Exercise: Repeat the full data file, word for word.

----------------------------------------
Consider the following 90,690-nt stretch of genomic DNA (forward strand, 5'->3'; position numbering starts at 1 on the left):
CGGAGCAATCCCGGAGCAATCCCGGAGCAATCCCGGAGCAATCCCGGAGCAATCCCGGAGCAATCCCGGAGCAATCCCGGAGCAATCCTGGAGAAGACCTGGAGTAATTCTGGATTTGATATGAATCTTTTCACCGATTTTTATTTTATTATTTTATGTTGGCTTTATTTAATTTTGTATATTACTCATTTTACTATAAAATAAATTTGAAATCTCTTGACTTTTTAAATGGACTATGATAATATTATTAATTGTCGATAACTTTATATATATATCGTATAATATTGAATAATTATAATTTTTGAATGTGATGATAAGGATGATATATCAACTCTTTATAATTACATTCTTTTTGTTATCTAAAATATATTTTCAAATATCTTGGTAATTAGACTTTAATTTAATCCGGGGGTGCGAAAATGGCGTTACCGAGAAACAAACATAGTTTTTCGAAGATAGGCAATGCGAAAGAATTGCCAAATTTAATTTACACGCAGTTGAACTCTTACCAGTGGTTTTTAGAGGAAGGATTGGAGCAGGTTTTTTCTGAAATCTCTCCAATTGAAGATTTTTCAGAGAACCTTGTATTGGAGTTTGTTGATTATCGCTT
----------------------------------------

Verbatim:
Consider the following 90,690-nt stretch of genomic DNA (forward strand, 5'->3'; position numbering starts at 1 on the left):
CGGAGCAATCCCGGAGCAATCCCGGAGCAATCCCGGAGCAATCCCGGAGCAATCCCGGAGCAATCCCGGAGCAATCCCGGAGCAATCCTGGAGAAGACCTGGAGTAATTCTGGATTTGATATGAATCTTTTCACCGATTTTTATTTTATTATTTTATGTTGGCTTTATTTAATTTTGTATATTACTCATTTTACTATAAAATAAATTTGAAATCTCTTGACTTTTTAAATGGACTATGATAATATTATTAATTGTCGATAACTTTATATATATATCGTATAATATTGAATAATTATAATTTTTGAATGTGATGATAAGGATGATATATCAACTCTTTATAATTACATTCTTTTTGTTATCTAAAATATATTTTCAAATATCTTGGTAATTAGACTTTAATTTAATCCGGGGGTGCGAAAATGGCGTTACCGAGAAACAAACATAGTTTTTCGAAGATAGGCAATGCGAAAGAATTGCCAAATTTAATTTACACGCAGTTGAACTCTTACCAGTGGTTTTTAGAGGAAGGATTGGAGCAGGTTTTTTCTGAAATCTCTCCAATTGAAGATTTTTCAGAGAACCTTGTATTGGAGTTTGTTGATTATCGCTT